You can come with me to see these extraordinary paintings and paint a few of your own in this amazing part of the world, while enjoying a South African Painting Holiday

    Walking a wilderness trail

    The ultimate experience in the bush veld is walking a wilderness trail.

    If you like a bit of the rough, you can experience the unspoilt beauty of the natural bush without any of the trappings of civilization by walking out each day from a base camp, returning to your creature comforts only in the evening.

    Or you can walk from wilderness camp to wilderness camp, where a bucket shower is your only luxury to wash away the dust of the day.

    Or if extreme hardiness is your style you can carry the bare necessities on your back and make camp wherever the days adventures take you and then stand solitary guard through the night acquainting yourself with the sounds of the African night.

    Truly soul cleansing, or so I’m told!

    I am not that hardy but I still enjoy viewing our amazing African wildlife in their own environment so I enjoy the safer route of a guided walk with an experienced field ranger who works in the bush every day, and whose senses are attuned to the comings and goings of the natural world. This way I can be exposed to things I would never see on my own and be a whole lot safer than if left to my own devises.

    I also enjoy a game drive in the mornings and afternoons as each time of the day has its own special characteristics with light and shade, smells and the wildlife that is active.

    You can join me and our own Ranger John at John’s Big 5 conservancy. John is used to watching over us painters and allows us to partake in the wonders of animal viewing amongst hills which change colour from green to brown to blues and greys in the distance. He tells us ranger tales and animal facts all in a thoroughly entertaining way. He takes us to beautiful spots to paint and gets us as close as possible to the animals for that photo opportunity that will become the next painting. Then after all the excitement we get returned to our luxurious 4* lodge where we are pampered and fed and left to enjoy the vistas and the painting opportunities.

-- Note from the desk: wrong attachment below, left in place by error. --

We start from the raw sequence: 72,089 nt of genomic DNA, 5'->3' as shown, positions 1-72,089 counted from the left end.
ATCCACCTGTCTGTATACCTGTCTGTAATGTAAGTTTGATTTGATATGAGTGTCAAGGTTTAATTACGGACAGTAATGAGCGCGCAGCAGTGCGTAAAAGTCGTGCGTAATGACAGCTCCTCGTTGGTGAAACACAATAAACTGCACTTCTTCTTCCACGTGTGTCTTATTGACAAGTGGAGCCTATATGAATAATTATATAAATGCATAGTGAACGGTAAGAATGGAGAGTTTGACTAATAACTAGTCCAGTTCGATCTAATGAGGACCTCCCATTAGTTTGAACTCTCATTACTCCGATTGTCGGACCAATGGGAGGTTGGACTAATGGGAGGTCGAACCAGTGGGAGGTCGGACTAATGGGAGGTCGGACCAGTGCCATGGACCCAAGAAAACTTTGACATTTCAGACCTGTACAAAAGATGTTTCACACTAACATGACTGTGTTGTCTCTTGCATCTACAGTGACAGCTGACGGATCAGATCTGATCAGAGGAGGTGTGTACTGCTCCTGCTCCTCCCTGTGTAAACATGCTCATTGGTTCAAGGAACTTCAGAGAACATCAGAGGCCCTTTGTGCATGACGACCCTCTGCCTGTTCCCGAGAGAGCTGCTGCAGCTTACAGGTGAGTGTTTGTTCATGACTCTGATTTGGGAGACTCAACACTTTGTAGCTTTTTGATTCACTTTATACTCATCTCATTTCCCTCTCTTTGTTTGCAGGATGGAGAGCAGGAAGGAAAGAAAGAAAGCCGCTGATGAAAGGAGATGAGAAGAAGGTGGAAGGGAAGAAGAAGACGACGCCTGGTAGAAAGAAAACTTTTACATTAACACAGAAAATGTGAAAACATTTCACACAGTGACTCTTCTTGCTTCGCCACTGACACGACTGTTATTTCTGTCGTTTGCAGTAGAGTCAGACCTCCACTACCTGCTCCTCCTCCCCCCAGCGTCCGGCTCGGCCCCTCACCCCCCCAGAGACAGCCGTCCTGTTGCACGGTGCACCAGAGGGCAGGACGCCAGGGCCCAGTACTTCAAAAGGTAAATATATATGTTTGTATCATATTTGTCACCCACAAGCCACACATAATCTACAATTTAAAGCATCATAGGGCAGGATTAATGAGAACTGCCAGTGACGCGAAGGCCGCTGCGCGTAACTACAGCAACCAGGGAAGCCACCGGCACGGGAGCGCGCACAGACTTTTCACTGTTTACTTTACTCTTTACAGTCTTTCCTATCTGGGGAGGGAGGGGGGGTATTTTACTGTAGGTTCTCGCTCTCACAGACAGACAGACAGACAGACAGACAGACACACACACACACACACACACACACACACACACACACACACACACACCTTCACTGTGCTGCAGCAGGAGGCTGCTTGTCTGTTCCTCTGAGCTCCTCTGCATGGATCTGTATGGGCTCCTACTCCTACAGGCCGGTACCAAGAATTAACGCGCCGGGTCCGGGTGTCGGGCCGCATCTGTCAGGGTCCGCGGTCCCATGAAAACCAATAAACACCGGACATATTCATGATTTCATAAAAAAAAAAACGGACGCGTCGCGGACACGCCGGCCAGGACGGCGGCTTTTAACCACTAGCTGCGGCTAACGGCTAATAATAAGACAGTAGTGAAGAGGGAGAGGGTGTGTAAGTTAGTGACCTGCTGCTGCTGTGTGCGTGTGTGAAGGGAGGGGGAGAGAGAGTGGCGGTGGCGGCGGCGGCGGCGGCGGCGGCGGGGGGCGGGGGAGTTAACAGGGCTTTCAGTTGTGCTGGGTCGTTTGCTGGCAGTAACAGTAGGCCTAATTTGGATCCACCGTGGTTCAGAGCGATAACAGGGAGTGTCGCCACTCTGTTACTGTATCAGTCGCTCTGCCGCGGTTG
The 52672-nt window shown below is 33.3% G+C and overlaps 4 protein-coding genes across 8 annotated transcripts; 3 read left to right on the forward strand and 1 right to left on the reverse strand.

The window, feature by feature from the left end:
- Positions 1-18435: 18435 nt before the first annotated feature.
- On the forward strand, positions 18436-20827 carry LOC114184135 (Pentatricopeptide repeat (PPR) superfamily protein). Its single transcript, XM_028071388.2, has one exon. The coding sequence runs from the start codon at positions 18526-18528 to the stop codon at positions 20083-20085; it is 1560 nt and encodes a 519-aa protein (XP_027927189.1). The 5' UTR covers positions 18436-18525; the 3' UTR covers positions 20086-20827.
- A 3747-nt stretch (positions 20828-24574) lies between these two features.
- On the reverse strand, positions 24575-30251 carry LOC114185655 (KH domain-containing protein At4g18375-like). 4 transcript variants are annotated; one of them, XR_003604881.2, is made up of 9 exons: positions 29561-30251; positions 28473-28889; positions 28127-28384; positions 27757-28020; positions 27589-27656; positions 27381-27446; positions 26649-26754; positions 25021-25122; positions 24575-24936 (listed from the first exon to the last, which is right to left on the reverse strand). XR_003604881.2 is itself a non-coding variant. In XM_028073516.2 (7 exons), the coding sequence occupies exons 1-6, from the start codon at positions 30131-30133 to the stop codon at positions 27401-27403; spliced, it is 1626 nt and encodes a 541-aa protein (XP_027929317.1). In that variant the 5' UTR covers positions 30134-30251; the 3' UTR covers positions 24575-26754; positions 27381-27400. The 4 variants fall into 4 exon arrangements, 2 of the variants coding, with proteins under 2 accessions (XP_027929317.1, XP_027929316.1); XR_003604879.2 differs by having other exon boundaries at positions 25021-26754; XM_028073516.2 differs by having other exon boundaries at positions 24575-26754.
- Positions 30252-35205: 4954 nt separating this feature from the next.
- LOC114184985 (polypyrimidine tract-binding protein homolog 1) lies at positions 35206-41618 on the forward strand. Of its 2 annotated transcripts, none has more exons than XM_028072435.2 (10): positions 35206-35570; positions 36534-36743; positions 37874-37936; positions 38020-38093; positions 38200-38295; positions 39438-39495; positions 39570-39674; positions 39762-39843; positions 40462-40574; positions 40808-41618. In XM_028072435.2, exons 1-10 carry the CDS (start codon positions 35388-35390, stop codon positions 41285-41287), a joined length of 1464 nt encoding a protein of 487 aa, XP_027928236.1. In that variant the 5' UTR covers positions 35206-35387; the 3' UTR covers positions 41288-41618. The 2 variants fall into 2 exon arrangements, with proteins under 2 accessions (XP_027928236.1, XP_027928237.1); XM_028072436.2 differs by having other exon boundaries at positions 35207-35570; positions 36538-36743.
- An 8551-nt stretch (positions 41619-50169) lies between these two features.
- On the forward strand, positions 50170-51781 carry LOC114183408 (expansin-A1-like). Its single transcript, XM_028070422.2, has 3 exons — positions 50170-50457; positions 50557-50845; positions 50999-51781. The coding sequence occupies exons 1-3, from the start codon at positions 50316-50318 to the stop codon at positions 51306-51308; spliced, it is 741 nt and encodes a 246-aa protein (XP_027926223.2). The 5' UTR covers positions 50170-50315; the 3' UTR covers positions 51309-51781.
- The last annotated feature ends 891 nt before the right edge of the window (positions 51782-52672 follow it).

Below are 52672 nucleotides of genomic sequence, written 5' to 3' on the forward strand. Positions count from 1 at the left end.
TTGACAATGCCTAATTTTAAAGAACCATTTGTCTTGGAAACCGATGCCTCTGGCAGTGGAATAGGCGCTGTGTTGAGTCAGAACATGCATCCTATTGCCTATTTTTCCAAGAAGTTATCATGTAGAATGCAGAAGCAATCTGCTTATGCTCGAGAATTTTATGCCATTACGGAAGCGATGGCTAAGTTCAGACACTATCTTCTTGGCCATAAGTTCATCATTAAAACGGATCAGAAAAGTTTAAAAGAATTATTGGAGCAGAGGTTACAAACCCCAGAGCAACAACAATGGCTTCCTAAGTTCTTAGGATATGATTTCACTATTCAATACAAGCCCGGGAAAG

This is my way to enjoy the privilege of game viewing. Not too many hardships for me! All you need is a shady hat, loose clothing, a stout pair of shoes, binoculars a sketchbook of course and a camera for those special shots which will inspire paintings for a very long time.

    Are you ready for your walk in the bush?

    The opportunity to walk through natural bush or grassland, where you can touch, smell, feel the African veld with all your senses is really special. Take the time to experience it on your next South African Painting Holiday.


    Bumper Sticker’s for painters..

    “I used to think in black and white….then I met an artist”
    “Artist’s keep it in perspective”

    Accept my warm invitation to join me on a holiday I promise you will remember – forever

    You are reading “Painting Tips”.
    If you would like a friend to receive these tips
    Please Click Here

    The back issues are at the following URL…

    Composition and painting plein air

    Do you have trouble choosing what to paint when working out doors?

    You need to carefully decide on the composition of your work as you have so much more to choose from than you would if you were using a photograph.

    You need to be quite disciplined!

    Try following these simple ideas to help you choose what to keep and what to discard.
    Use a view finder it makes the task a whole lot easier.
    • Look through the view finder using it as the initial tool then take the same view with your camera.

    • Now hold the cardboard viewfinder up like a picture frame. Look through it, moving it across the scene and decide where the best composition is.